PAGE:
Tag Archives: Amaury Triaud

A circumbinary planet transiting a WASP binary star

Circumbinary planets are planets that orbit a binary star, rather than a single star, in contrast to most planets known. Possibly they formed out of the same disk of material that formed the two stars. So long as the planet is sufficiently far from the binary, its orbit can be stable.

Several circumbinary planets were discovered by the Kepler mission, but the first such planet found using TESS has recently been announced by Veselin Kostov et al.

Here is the TESS lightcurve of “target of interest” TOI-1338:

Six-percent-deep eclipses recur every 14.6 days, when a small, M-dwarf star eclipses its Sun-like companion. But, when one looks more closely at portions of the lightcurve, one also sees:

Near Day 1483 is a deep eclipse (truncated in this plot). Near Day 1577 is a shallower secondary eclipse, when the Sun-like star eclipses the M-dwarf star. But, in addition, and highlighted by green bands, are two transits where a Saturn-like planet in a wide, 95-day orbit, transits the Sun-like star.

The interest, from the WASP point of view, is that the eclipsing binary had already been found by the WASP survey. The primary eclipses were too deep to be caused by a Jupiter-size planet, and were instead found to be caused by the M-dwarf, but such systems are interesting in their own right, and thus formed the “EBLM” programme offshoot from WASP, led by Amaury Triaud.

Since the eclipsing binary was already known to be an interesting system, this meant it could be observed with 2-min cadence in the TESS survey (instead of the default 30-min cadence data), and that made the detection of the circumbinary-planet transits much easier.

Above is an illustration of how the planet’s orbit precesses around the inner binary over time. The inner binary is illustrated in black and grey. The coloured dots show how the orbit of the planet changes over 2000 days. When the planet passes within the grey ellipses, transits can be seen.

Amaury Triaud wins the RAS Fowler Award

Congratulations to Dr Amaury Triaud, now at the University of Birmingham, recipient of the 2020 Fowler Award from the Royal Astronomical Society. The Fowler Award is for scientists making a “particularly noteworthy contribution to Astronomy & Geophysics at an early stage of their research career”.

Amaury Triaud

The citation reads: “Between 2007 and 2017, Dr Triaud led the radial-velocity follow-up of planet candidates south of declination −10 degrees from the Wide-Angle Search for Planets (WASP). His programme led to the discovery of over 130 planets from some 1000 candidates, making WASP the most successful of all ground-based transit searches.”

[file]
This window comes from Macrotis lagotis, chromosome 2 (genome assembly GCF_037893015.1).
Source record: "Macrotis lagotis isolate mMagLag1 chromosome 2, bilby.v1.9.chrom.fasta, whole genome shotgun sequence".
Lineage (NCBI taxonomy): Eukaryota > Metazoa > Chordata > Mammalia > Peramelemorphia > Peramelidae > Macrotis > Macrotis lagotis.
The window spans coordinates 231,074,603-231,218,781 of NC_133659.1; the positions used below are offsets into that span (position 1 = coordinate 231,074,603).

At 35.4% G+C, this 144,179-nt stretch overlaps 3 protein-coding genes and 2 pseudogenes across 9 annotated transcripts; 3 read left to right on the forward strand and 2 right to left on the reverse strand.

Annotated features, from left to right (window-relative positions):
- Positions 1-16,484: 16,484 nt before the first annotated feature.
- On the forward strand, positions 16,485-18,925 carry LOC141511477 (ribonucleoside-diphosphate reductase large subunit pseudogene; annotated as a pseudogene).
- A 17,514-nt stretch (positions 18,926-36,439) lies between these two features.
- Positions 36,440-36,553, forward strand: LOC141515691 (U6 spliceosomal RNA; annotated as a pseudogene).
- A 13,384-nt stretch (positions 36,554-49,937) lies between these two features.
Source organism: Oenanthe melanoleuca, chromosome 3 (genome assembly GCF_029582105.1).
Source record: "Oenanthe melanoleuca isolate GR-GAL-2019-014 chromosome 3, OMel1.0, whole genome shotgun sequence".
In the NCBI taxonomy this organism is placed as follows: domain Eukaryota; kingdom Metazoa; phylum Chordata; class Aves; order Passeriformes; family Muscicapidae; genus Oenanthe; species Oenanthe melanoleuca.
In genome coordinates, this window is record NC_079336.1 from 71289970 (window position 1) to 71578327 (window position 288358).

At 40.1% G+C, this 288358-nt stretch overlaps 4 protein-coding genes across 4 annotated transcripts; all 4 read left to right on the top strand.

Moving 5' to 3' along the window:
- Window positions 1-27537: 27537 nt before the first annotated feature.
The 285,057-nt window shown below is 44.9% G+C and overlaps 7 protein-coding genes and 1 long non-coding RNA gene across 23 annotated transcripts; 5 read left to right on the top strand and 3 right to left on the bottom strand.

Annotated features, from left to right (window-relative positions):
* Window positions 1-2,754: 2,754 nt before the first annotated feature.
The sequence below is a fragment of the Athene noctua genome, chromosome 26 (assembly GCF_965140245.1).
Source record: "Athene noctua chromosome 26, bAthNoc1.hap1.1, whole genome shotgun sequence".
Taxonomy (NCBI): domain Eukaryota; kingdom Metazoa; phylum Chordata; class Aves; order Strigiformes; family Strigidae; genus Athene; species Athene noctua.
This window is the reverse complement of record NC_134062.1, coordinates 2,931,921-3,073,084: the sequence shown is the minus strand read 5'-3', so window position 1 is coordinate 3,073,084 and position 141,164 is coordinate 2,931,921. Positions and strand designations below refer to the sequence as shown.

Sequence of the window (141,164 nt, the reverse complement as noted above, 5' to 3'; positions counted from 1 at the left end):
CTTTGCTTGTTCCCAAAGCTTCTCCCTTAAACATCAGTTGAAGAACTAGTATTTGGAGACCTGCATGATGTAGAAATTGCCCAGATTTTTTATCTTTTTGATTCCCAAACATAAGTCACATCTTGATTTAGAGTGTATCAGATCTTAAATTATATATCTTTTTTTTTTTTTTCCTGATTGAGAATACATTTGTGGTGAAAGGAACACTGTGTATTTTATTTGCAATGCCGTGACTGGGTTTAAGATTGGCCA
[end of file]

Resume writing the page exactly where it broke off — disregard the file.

Amaury started looking for WASP exoplanets as a graduate student at the Geneva Observatory, under the direction of Didier Queloz (himself recipient of the 2019 Nobel Prize for Physics for his discoveries of exoplanets). Didier’s group at Geneva operated the CORALIE spectrograph on the 1.2-m Euler telescope at La Silla in Chile. Euler/CORALIE was the ideal follow-up instrument to vet the transiting exoplanet candidates coming from WASP-South, able to show which ones were genuinely the transits of planetary-mass bodies (only 1-in-10 of all candidates), and which were merely transit mimics. Amaury organised and ran the campaign, observing of order 1500 candidates and leading to the discovery of around 150 planets.

Euler telescope

The Euler 1.2-m telescope

While the citation mentions the campaign for Southern candidates south of declination −10 degrees, the Geneva group were also responsible for much of the follow-up in the equatorial strip from −10 to +10 degrees, where the candidates came jointly from data from WASP-South and from SuperWASP-North on La Palma.

Amaury’s work extended into studying the orbits of the WASP exoplanets, showing that many of the orbits were misaligned. He also developed programs identifying and studying the low-mass binary stars that also came from the WASP survey, and is now looking for circumbinary planets orbiting these low-mass binaries.

WASP thesis wins European Astronomical Society prize

Congratulations to Dr Amaury Triaud for winning the highly prestigious 2014 MERAC Prize, awarded by the European Astronomy Society for the Best Doctoral Thesis in Observational Astrophysics. Dr Triaud was a PhD student at the Geneva Observatory of the University of Geneva, supervised by Prof. Didier Queloz.

Amaury Triaud

Amaury Triaud took charge of the radial-velocity campaign following up WASP-South planet candidates, using the Coralie spectrograph on the Swiss/Euler 1.2-m telescope at La Silla, and has thus played a major part on the discovery of all WASP-South transiting exoplanets. The MERAC prize highights the success of the European collaboration between the British WASP-South transit search, the Swiss Euler/Coralie spectrograph, and the Belgian-led TRAPPIST robotic photometer.

Euler telescope

The Euler 1.2-m telescope

In addition to the planet discoveries, Amaury Triaud lead-authored a landmark paper on the dynamical origins of hot-Jupiter exoplanets, deduced by measuring the angle between the planet’s orbit and the host-star’s spin, which has already been cited 170 times. Amaury’s work provided strong evidence that hot Jupiters formed much further out than their current orbits, and were moved inwards by the Kozai mechanism.